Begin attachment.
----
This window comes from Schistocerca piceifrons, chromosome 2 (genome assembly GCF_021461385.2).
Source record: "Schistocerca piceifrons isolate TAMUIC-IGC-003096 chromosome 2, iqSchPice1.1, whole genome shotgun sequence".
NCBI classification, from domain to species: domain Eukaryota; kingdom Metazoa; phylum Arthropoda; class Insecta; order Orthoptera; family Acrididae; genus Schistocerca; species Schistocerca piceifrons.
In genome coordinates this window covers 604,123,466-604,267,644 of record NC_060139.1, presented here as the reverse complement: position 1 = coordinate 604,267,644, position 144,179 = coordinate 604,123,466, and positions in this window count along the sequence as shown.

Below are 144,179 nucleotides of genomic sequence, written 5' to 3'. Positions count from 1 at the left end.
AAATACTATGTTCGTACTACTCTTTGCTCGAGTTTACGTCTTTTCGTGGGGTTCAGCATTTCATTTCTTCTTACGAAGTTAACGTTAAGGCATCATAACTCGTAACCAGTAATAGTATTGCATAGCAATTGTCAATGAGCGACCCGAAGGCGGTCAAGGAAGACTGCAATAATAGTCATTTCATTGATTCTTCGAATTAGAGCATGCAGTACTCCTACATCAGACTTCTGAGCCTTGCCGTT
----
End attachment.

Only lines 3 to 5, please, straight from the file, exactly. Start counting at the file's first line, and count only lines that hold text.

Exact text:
NCBI classification, from domain to species: domain Eukaryota; kingdom Metazoa; phylum Arthropoda; class Insecta; order Orthoptera; family Acrididae; genus Schistocerca; species Schistocerca piceifrons.
In genome coordinates this window covers 604,123,466-604,267,644 of record NC_060139.1, presented here as the reverse complement: position 1 = coordinate 604,267,644, position 144,179 = coordinate 604,123,466, and positions in this window count along the sequence as shown.

Below are 144,179 nucleotides of genomic sequence, written 5' to 3'. Positions count from 1 at the left end.